As mentioned above, the policy is subject to change at any time by the Department of Agriculture. We will provide updates on this blog regarding any future changes.
On March 28th, Illinois Governor JB Pritzker issued an Executive Order extending the deadline for submitting applications for adult use Craft Grower, Infuser and Transporter licenses until April 30, 2020 and directing all applications to be submitted via certified mail. Applications delivered in person or sent via FedEx or UPS will not be accepted. Additional details are available at the Department of Agriculture’s website.
On March 23, the federal Small Business Administration (SBA) stated that cannabis businesses will not be eligible for loans under its Economic Injury Disaster Loan (EIDL) Program, despite expanding the program in response to COVID-19 (Coronavirus). However, the SBA noted that businesses that produce or sell hemp and hemp-derived products may apply for such loans.
An EIDL can provide low-interest financial assistance to a business that suffers substantial economic harm as a result of a federally-declared disaster. In the Coronavirus Preparedness and Response Supplemental Appropriations Act, 2020, Congress included provisions allowing the SBA to provide EIDLs to businesses affected by the Coronavirus, and President Trump announced that he authorized the SBA to offer an additional $50 billion of such loans.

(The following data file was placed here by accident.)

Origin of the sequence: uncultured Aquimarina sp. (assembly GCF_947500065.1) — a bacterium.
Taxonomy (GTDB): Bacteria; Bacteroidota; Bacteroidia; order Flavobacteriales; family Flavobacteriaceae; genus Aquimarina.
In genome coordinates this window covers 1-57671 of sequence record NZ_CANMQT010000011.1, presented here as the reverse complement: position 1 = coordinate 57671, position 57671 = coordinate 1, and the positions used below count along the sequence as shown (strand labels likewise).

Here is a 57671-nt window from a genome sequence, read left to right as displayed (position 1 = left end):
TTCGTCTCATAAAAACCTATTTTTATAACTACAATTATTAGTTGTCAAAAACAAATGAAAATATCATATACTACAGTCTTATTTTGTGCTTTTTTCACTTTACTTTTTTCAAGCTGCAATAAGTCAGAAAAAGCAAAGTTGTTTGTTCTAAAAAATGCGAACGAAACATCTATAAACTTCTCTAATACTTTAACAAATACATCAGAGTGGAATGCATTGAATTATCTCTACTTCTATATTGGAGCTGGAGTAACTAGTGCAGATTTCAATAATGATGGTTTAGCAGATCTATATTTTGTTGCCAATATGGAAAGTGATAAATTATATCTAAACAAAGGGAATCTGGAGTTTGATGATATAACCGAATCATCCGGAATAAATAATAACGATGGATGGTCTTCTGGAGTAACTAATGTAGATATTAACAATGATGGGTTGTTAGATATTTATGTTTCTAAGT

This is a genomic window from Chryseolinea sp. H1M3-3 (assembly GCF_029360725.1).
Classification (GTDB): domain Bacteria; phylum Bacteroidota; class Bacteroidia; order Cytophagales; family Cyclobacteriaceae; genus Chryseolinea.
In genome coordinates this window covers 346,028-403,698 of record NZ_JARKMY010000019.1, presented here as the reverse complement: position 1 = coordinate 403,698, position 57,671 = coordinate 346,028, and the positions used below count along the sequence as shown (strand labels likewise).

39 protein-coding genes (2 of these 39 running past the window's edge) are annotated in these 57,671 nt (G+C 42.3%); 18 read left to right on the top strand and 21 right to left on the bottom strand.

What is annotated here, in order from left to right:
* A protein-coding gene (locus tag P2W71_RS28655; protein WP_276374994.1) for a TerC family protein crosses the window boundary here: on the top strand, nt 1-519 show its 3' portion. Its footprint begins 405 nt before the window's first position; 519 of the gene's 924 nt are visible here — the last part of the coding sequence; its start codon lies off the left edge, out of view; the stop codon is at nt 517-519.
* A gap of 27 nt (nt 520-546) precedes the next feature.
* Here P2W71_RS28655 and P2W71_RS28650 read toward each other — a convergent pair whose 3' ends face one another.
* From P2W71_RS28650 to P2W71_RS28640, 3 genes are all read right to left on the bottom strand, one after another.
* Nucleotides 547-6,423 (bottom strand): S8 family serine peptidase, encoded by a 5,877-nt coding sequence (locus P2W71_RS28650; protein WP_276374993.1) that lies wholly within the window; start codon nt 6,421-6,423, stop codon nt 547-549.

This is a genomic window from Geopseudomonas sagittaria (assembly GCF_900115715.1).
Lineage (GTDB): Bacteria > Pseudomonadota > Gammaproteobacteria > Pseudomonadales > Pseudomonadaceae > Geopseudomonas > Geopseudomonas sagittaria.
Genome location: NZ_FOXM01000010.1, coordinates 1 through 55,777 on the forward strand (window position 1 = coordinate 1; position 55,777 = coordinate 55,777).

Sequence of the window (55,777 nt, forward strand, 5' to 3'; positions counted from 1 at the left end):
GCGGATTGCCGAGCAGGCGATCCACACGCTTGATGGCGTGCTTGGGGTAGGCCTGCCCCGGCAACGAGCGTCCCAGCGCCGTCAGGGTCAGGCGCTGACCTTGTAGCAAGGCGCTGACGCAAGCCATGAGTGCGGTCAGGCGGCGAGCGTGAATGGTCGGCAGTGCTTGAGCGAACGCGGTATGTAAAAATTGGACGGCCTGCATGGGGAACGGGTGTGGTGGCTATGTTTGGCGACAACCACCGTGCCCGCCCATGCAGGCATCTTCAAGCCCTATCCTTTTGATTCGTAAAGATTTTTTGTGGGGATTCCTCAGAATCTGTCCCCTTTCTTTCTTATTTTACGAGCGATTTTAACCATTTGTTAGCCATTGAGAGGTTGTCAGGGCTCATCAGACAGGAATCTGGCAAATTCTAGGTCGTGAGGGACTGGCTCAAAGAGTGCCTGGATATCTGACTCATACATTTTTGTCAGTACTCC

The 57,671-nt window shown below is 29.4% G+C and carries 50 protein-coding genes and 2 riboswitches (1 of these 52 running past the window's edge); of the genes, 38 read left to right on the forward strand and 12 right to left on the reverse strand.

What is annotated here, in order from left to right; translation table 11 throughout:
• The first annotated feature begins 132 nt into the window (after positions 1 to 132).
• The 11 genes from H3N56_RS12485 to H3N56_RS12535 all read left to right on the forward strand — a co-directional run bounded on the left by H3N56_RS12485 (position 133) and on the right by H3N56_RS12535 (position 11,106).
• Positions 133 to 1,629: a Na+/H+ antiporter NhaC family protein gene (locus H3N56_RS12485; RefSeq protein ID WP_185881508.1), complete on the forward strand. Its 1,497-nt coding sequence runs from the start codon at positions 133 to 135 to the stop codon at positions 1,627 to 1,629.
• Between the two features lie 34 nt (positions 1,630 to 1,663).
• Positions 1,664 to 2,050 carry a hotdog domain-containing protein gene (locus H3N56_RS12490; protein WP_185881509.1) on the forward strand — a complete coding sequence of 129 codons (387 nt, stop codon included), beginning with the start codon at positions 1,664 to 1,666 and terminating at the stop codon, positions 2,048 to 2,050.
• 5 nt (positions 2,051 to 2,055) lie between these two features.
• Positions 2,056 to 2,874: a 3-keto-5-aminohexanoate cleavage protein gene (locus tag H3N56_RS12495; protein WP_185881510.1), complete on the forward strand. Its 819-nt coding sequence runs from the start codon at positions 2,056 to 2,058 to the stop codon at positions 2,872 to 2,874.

As a testament to the fast-paced environment in which businesses and government find themselves in the wake of the Coronavirus, the “announcement” came in the form of tweets from the SBA’s Pacific Northwest division:
With the exception of businesses that produce or sell hemp and hemp-derived products (Agriculture Improvement Act of 2018, Public Law 115-334), marijuana-related businesses are not eligible for SBA-funded services (OMB, 2 C.F.R. § 200.300).